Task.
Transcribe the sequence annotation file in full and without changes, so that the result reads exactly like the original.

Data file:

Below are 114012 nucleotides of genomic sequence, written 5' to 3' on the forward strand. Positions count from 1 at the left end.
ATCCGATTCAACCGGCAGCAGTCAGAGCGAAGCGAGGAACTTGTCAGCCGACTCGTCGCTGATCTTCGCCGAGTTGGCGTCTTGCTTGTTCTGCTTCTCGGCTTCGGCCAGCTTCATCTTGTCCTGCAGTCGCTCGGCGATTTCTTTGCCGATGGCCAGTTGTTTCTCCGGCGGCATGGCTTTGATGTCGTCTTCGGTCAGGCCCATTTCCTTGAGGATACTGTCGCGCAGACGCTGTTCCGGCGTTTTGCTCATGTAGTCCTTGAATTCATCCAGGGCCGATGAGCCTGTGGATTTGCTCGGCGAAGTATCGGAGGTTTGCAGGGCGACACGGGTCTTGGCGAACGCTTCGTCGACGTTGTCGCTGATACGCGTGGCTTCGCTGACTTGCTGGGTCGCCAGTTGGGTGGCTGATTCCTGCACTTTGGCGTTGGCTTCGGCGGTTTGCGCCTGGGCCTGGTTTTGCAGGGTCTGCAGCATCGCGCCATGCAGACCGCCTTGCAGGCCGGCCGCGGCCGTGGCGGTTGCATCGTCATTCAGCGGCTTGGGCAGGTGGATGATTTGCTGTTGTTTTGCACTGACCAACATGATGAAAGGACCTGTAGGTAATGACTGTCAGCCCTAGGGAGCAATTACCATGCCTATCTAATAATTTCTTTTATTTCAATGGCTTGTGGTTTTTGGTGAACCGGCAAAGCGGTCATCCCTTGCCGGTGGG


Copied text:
Below are 114012 nucleotides of genomic sequence, written 5' to 3' on the forward strand. Positions count from 1 at the left end.
ATCCGATTCAACCGGCAGCAGTCAGAGCGAAGCGAGGAACTTGTCAGCCGACTCGTCGCTGATCTTCGCCGAGTTGGCGTCTTGCTTGTTCTGCTTCTCGGCTTCGGCCAGCTTCATCTTGTCCTGCAGTCGCTCGGCGATTTCTTTGCCGATGGCCAGTTGTTTCTCCGGCGGCATGGCTTTGATGTCGTCTTCGGTCAGGCCCATTTCCTTGAGGATACTGTCGCGCAGACGCTGTTCCGGCGTTTTGCTCATGTAGTCCTTGAATTCATCCAGGGCCGATGAGCCTGTGGATTTGCTCGGCGAAGTATCGGAGGTTTGCAGGGCGACACGGGTCTTGGCGAACGCTTCGTCGACGTTGTCGCTGATACGCGTGGCTTCGCTGACTTGCTGGGTCGCCAGTTGGGTGGCTGATTCCTGCACTTTGGCGTTGGCTTCGGCGGTTTGCGCCTGGGCCTGGTTTTGCAGGGTCTGCAGCATCGCGCCATGCAGACCGCCTTGCAGGCCGGCCGCGGCCGTGGCGGTTGCATCGTCATTCAGCGGCTTGGGCAGGTGGATGATTTGCTGTTGTTTTGCACTGACCAACATGATGAAAGGACCTGTAGGTAATGACTGTCAGCCCTAGGGAGCAATTACCATGCCTATCTAATAATTTCTTTTATTTCAATGGCTTGTGGTTTTTGGTGAACCGGCAAAGCGGTCATCCCTTGCCGGTGGG